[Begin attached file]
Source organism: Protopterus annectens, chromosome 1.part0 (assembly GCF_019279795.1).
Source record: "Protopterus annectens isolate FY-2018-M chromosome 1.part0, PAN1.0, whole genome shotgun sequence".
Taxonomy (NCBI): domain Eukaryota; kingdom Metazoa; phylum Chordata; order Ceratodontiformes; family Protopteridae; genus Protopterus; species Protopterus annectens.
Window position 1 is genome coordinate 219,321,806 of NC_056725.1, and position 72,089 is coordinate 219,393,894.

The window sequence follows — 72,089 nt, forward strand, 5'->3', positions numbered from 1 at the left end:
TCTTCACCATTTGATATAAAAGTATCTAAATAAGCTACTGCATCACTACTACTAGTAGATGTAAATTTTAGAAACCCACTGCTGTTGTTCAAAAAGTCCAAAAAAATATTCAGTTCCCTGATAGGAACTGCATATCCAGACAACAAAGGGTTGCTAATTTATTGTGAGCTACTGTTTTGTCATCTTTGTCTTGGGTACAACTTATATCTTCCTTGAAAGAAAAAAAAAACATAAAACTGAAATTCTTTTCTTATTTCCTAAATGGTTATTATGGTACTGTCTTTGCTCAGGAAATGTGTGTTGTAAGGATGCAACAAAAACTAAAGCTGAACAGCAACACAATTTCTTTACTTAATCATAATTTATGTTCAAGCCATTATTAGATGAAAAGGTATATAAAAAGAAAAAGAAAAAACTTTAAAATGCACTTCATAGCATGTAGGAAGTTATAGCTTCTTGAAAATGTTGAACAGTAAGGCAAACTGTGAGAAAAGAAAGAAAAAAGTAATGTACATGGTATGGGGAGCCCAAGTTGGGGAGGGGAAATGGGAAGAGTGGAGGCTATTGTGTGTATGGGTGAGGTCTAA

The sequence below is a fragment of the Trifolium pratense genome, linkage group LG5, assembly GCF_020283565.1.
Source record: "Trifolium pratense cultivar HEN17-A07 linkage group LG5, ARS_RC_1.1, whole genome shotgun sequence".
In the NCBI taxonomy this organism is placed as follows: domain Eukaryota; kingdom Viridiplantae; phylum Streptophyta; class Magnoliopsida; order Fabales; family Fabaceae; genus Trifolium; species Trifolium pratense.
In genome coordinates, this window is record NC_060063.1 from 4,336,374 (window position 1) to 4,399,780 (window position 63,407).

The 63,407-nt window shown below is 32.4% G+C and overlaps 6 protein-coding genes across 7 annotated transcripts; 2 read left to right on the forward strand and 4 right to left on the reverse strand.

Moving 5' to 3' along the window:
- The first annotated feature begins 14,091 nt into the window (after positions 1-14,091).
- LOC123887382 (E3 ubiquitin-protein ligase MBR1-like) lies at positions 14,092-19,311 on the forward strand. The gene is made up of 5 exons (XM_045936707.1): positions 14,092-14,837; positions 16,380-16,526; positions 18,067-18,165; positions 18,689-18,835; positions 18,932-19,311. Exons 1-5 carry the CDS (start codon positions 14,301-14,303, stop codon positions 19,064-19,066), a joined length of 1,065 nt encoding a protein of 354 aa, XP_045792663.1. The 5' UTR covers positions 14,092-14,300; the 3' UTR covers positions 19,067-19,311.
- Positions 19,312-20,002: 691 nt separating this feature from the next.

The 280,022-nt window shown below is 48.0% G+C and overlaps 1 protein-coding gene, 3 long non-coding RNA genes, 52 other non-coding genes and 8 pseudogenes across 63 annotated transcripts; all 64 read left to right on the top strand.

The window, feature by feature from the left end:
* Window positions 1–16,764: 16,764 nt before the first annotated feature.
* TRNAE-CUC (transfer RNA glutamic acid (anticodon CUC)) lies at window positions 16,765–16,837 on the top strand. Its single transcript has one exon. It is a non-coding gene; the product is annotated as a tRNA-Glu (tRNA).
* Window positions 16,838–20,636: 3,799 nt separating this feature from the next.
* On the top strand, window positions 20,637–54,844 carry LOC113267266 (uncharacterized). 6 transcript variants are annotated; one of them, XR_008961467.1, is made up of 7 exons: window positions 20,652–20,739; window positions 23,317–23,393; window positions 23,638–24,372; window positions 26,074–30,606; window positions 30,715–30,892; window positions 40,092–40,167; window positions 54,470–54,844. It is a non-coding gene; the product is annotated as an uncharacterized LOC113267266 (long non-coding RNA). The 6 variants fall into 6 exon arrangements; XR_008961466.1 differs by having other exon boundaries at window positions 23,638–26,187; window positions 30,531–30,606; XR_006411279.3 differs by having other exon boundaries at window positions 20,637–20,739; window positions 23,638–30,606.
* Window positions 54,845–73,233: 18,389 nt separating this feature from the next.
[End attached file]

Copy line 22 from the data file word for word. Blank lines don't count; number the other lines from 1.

* Window positions 54,845–73,233: 18,389 nt separating this feature from the next.